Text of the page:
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Free game writing resources to download

Breaking down one scene into five quality game writing resources, ranging from screenplay templates to excel spreadsheets, for you to freely download.

Person Writing

In this digital age of endless content, locating free resources should be a breeze, but for narrative designers and game writers, this hunt can prove to be extremely challenging. When you're starting out in the industry, it often seems like there are a million unwritten rules about how to format scenes, structure dialogue, and organise narratives; you have no idea where to begin!

Perfecting your craft requires practice, and practice becomes significantly easier when there's a template to kickstart your writing. So, this article takes one scene and breaks it down into different structures with a variety of tools, letting you explore and download each one for free! 

Excel Spreadsheet

Excel Dialogue Sheet

The first resource is a dialogue spreadsheet made with Microsoft Excel, a (perhaps surprisingly) commonly used tool amongst game writers and dialogue designers. This tool is fantastic for effortlessly organising dialogue in a way that is clear and easily understood by a wide range of team members, including voice actors, developers, and sound designers. Let's dive into this spreadsheet and clarify the purpose of each section.


  1. Character: This is the name of the person speaking. Ensure consistency in your naming conventions (e.g. first name only, first and second name, nicknames, etc.). Otherwise, if you filter the excel sheet to only display lines spoken by Gulliver, for example, some of his lines may be missing.
  2. Dialogue: This contains the dialogue or voice line. Generally in game development, there will be a limit as to the maximum characters that can be displayed at once, so practice breaking dialogue down into shorter lines.
  3. Action: This section outlines the scene's actions - detailing the character's movements, reactions, and interactions with others. Keep it concise and succinct - only include the minimum information needed for the scene to be understood.
  4. Inflection: This dictates the way the character says their line, giving essential direction to the voice actors and demonstrating the personality of your characters. This is particularly useful for sarcastic or playful characters whose dialogue might otherwise easily misconstrued.
  5. Location: This details where the character is standing. Depending on the size and complexity of your project or game, you may also want to have sublocations or area codes to offer further clarity.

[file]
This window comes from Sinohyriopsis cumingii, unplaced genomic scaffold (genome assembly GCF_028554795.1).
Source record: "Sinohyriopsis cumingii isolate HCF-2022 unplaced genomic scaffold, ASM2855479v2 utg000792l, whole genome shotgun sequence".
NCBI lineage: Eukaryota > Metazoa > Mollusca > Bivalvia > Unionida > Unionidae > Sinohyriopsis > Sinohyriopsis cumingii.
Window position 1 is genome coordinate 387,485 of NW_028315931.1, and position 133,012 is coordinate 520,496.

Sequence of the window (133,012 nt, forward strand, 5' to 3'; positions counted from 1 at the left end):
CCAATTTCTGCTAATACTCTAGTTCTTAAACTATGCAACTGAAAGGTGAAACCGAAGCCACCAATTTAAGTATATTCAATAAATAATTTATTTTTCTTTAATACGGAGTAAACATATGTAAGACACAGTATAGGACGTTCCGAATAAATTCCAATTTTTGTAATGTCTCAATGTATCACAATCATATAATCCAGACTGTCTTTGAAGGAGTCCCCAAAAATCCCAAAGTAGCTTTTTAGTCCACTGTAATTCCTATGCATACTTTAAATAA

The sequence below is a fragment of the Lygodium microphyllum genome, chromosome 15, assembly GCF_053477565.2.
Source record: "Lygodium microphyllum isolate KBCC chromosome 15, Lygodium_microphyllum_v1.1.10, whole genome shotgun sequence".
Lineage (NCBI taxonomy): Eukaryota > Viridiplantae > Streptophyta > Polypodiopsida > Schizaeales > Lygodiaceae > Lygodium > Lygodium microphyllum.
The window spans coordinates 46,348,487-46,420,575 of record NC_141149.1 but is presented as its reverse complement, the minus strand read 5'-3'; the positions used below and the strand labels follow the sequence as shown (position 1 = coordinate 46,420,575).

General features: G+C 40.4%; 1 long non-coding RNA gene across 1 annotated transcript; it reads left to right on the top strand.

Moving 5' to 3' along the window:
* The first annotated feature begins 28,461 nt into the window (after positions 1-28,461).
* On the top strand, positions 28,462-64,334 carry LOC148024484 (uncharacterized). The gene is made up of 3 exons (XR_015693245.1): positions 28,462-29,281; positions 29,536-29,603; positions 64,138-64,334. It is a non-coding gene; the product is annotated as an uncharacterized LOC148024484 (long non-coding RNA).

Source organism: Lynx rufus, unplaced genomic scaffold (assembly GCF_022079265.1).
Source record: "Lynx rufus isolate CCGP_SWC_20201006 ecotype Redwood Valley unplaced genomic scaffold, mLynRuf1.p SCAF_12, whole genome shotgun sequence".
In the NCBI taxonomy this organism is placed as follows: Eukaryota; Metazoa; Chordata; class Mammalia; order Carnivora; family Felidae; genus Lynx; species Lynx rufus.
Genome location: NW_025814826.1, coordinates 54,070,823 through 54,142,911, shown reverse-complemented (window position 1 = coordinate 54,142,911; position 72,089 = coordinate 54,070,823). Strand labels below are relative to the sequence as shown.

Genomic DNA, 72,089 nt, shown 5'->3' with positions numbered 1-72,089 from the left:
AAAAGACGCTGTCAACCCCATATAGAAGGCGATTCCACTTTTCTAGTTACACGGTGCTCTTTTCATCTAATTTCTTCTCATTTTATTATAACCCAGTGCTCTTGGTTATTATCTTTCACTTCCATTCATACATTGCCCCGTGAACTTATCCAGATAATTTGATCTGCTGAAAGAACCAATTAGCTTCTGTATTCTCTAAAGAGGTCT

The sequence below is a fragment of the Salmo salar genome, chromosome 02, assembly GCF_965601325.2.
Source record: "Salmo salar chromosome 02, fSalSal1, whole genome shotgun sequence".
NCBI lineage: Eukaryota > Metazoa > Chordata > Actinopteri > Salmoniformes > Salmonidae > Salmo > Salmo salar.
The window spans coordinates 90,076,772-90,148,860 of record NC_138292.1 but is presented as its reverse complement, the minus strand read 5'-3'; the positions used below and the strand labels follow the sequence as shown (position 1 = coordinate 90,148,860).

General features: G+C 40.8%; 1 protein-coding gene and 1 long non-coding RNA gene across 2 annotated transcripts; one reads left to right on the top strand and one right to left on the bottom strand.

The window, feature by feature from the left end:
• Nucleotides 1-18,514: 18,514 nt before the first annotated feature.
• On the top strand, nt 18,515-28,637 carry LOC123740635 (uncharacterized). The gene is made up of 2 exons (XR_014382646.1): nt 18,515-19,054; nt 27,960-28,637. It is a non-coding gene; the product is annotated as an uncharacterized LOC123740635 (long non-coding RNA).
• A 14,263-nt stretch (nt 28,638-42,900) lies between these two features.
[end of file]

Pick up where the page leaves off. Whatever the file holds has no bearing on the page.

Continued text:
6. Sound effect: This includes any sound effects that play during the scene, providing helpful cues for voice actors and sound directors.
  7. Filename: This is the name of the file containing the recorded voice line. As various designers and developers will likely refer back to this spreadsheet when implementing the dialogue into the game, it's important to keep these files neatly organised. You can easily achieve this by establishing a standardised naming convention—in this example, I've opted for c1 (chapter 1), a1 (act 1), 01 (voice line).

Final Draft Screenplay

Final Draft Scene

Final Draft is a staple of screenwriting and game writing, commonly used by writers to design scripts, trailers, cutscenes, and linear dialogue. This tool is great for quickly creating and exporting screenplays to the standardised, professional format without having to fiddle around with margins and indents. However, it's less useful for complex, branching dialogue and player choice.

Final Draft also comes at a pretty hefty cost, so it's not always viable for writers, especially those who are starting out. Therefore, if it's out of your price range, skip to the next section of the article for a free version. Otherwise, keep on reading for a step-by-step guide to writing in a screenplay format.

  1. Scene heading: This describes when and where the scene is taking place. Firstly, you clarify whether the location is outside (EXT.) or inside (INT.), following by the specific location and time of day (usually DAY or NIGHT, but also MORNING, EVENING, LATER, etc.).
  2. Scene descriptions: This section details what can be seen and heard within the scene, encompassing character descriptions, object details, scene depictions, and action sequences.
  3. Speaker: This is the name or nickname of the person speaking, which should be kept the same throughout the screenplay in order to ensure coherence and consistency. This line can also be used to indicate whether a character speaking off-screen (O.S.), in a voice-over (V.O.).
  4. Dialogue: Pretty self-explanatory—this section contains the spoken dialogue.